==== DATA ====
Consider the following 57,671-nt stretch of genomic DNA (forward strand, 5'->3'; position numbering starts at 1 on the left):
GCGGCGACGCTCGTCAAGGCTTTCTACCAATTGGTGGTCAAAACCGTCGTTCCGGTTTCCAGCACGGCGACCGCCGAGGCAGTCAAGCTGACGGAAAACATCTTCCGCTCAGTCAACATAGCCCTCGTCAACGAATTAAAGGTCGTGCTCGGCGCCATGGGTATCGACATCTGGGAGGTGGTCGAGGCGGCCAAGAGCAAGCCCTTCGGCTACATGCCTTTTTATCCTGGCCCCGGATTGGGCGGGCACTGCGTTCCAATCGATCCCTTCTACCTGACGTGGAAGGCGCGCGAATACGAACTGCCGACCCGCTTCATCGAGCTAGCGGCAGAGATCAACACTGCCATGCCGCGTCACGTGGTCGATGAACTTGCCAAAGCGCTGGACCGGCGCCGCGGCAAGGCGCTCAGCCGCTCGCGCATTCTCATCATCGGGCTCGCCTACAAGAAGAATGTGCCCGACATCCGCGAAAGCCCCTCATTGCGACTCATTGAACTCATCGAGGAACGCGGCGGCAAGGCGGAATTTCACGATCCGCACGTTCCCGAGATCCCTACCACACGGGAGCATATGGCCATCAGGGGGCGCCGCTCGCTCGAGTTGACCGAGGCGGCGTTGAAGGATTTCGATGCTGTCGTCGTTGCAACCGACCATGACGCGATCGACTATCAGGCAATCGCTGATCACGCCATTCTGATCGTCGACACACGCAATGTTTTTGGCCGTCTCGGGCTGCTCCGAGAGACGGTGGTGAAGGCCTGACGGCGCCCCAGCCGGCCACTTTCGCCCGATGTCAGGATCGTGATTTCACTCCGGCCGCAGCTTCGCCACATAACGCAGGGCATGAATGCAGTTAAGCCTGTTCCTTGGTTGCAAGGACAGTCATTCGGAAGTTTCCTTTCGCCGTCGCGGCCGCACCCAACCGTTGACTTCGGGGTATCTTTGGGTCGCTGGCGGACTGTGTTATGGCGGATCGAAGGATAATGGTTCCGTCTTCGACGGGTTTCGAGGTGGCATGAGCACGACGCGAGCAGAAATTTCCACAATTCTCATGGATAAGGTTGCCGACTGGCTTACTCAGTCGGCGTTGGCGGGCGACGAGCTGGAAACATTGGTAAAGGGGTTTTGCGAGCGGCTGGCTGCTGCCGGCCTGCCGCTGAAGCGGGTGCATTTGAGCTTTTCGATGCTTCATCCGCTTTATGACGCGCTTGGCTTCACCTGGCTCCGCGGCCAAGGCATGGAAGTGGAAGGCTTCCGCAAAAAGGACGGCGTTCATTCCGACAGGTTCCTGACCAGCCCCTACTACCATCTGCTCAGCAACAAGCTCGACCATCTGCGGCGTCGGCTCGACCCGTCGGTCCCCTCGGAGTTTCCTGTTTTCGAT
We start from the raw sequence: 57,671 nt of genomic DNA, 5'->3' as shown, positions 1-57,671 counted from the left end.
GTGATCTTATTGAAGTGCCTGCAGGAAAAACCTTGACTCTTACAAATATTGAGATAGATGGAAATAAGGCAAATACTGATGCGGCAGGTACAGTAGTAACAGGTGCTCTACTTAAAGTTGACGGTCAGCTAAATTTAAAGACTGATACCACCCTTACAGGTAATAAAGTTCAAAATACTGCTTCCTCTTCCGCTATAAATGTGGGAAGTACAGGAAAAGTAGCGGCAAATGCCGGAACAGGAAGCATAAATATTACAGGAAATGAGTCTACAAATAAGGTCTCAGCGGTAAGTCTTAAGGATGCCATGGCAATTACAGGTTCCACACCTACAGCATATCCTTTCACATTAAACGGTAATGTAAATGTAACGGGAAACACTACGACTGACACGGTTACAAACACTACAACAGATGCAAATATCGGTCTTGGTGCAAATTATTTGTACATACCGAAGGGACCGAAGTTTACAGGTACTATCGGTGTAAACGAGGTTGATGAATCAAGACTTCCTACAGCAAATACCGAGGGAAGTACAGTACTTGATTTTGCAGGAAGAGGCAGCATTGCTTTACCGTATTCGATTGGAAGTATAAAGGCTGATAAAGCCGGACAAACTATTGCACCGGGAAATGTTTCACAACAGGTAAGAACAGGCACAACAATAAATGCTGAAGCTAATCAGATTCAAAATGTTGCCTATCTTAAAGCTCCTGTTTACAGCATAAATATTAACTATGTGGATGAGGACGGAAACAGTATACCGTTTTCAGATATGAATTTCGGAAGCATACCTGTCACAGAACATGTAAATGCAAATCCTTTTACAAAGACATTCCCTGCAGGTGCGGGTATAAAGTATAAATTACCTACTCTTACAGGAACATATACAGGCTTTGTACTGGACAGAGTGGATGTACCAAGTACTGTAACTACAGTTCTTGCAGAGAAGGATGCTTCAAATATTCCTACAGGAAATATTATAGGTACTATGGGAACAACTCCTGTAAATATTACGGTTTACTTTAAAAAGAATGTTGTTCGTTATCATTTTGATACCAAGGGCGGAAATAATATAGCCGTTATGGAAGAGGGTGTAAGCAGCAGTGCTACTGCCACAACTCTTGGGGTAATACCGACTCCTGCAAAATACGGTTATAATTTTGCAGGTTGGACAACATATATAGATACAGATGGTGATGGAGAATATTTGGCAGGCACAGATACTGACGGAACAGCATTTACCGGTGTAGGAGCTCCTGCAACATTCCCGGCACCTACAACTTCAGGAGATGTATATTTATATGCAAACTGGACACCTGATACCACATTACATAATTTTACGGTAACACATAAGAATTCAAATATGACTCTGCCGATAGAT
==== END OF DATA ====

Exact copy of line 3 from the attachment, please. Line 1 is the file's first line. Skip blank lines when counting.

We start from the raw sequence: 57,671 nt of genomic DNA, 5'->3' as shown, positions 1-57,671 counted from the left end.